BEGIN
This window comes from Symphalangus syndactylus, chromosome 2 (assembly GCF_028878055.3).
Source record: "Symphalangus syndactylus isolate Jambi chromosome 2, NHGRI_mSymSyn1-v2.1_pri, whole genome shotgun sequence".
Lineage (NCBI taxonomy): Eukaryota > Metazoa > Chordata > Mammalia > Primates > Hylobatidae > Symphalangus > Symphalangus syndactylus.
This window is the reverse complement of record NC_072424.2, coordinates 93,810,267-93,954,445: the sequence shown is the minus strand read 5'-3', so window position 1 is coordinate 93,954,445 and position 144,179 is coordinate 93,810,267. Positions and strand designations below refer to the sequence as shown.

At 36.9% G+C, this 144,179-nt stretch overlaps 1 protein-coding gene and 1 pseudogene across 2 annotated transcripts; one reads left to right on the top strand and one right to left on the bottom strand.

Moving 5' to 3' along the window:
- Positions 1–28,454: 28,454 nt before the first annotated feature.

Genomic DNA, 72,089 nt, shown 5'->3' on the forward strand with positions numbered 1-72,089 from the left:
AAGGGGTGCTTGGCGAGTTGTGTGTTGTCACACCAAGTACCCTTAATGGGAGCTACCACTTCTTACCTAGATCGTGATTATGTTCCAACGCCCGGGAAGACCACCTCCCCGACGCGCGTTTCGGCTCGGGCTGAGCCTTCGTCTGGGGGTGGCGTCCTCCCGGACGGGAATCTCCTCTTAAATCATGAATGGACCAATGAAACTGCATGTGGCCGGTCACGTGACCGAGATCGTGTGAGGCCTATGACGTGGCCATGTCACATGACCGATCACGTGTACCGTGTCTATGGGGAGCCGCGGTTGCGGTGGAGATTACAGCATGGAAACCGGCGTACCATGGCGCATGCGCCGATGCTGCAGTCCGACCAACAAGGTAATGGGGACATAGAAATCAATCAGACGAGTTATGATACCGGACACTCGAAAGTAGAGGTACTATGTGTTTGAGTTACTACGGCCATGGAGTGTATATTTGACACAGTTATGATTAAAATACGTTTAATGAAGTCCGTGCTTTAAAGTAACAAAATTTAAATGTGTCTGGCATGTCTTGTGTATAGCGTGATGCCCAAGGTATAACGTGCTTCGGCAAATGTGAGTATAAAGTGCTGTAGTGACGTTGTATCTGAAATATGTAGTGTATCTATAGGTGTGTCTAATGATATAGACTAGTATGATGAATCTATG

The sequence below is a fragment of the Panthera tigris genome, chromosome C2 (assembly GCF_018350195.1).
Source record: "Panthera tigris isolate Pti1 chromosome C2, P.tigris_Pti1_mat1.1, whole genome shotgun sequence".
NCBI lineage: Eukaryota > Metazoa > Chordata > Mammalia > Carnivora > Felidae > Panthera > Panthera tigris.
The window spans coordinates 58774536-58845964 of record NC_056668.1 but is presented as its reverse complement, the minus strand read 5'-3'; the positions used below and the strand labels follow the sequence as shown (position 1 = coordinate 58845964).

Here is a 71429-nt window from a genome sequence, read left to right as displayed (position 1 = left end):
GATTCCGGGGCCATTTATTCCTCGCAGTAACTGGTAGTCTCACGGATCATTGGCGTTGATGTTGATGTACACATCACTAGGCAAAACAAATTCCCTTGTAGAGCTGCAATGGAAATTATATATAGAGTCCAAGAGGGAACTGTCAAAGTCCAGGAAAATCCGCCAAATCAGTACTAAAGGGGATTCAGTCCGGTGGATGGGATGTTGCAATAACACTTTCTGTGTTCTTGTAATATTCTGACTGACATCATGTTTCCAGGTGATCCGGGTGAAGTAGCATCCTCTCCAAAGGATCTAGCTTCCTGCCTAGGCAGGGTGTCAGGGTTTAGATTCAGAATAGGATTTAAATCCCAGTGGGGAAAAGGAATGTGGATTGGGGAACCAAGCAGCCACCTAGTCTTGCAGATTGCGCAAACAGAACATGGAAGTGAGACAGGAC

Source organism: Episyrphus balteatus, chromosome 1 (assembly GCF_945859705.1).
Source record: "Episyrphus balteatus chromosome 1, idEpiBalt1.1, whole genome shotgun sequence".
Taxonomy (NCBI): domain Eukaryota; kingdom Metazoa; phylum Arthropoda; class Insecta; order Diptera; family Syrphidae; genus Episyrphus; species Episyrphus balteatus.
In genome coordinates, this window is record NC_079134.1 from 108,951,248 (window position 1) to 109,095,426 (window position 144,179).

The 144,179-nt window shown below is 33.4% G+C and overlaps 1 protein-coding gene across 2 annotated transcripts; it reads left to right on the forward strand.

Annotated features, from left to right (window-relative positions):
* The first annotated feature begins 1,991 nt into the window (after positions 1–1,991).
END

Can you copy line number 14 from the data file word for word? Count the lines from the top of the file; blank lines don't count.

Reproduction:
Here is a 71429-nt window from a genome sequence, read left to right as displayed (position 1 = left end):